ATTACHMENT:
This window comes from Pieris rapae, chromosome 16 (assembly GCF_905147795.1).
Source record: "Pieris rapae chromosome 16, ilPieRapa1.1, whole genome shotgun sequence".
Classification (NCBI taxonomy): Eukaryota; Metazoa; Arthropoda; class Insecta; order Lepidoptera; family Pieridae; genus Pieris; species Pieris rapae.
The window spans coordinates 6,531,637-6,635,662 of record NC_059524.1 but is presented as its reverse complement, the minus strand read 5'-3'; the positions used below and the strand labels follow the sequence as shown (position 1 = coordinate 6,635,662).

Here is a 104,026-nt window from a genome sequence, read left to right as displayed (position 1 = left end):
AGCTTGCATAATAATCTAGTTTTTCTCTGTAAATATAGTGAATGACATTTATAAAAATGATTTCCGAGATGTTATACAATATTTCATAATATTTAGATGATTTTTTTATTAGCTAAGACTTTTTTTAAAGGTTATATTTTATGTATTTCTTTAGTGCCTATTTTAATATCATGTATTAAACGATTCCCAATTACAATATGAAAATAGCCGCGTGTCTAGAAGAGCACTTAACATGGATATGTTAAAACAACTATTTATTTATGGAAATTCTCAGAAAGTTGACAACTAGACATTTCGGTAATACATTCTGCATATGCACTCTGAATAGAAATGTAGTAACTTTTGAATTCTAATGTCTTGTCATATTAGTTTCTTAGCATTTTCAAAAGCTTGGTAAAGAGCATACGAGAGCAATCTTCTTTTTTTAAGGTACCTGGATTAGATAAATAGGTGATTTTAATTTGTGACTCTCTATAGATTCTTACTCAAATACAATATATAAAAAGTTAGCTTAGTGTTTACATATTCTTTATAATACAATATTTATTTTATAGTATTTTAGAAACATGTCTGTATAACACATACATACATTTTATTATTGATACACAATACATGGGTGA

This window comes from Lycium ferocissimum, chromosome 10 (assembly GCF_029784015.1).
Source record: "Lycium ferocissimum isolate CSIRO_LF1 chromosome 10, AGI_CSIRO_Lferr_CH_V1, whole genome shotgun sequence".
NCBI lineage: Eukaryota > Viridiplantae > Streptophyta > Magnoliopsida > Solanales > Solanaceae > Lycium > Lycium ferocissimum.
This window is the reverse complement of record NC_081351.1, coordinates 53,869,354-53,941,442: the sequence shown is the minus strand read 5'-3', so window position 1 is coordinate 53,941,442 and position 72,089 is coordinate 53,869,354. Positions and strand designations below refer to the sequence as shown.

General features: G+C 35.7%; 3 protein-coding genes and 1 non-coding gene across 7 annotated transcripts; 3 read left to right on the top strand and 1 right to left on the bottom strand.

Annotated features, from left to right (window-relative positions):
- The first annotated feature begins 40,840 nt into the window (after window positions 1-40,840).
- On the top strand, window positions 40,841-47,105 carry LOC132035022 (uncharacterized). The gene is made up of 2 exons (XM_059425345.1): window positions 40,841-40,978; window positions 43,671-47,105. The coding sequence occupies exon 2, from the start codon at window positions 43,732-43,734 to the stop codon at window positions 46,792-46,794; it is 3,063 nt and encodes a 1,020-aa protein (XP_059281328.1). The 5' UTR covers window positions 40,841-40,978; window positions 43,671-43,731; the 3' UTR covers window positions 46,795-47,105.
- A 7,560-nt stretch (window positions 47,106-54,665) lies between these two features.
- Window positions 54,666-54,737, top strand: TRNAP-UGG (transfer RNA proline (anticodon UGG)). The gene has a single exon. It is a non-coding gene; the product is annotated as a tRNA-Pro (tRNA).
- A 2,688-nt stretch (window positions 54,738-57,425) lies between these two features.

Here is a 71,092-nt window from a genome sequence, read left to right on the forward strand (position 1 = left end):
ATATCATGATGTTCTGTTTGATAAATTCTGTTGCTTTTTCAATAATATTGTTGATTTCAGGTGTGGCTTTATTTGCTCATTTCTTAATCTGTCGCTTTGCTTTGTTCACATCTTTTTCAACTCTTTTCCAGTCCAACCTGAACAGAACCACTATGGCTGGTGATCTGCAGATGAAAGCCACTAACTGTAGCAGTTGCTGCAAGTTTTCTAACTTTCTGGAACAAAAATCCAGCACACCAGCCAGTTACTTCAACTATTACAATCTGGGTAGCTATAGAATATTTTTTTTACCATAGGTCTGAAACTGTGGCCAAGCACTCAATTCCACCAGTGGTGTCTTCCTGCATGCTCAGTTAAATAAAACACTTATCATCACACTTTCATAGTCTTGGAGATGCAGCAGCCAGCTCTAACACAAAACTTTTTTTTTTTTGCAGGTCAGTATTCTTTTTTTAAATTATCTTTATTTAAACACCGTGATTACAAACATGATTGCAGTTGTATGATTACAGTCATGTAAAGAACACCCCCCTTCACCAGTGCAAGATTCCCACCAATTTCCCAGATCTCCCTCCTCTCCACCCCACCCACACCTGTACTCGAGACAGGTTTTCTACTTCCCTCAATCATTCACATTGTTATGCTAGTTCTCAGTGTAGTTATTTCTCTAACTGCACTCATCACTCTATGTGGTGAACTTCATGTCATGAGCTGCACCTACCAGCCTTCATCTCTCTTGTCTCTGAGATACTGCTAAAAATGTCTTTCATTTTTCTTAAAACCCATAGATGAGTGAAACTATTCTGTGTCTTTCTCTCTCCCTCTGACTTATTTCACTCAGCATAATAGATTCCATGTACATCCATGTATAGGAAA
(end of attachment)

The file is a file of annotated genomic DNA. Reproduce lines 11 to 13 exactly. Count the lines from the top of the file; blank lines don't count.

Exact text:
General features: G+C 35.7%; 3 protein-coding genes and 1 non-coding gene across 7 annotated transcripts; 3 read left to right on the top strand and 1 right to left on the bottom strand.

Annotated features, from left to right (window-relative positions):
- The first annotated feature begins 40,840 nt into the window (after window positions 1-40,840).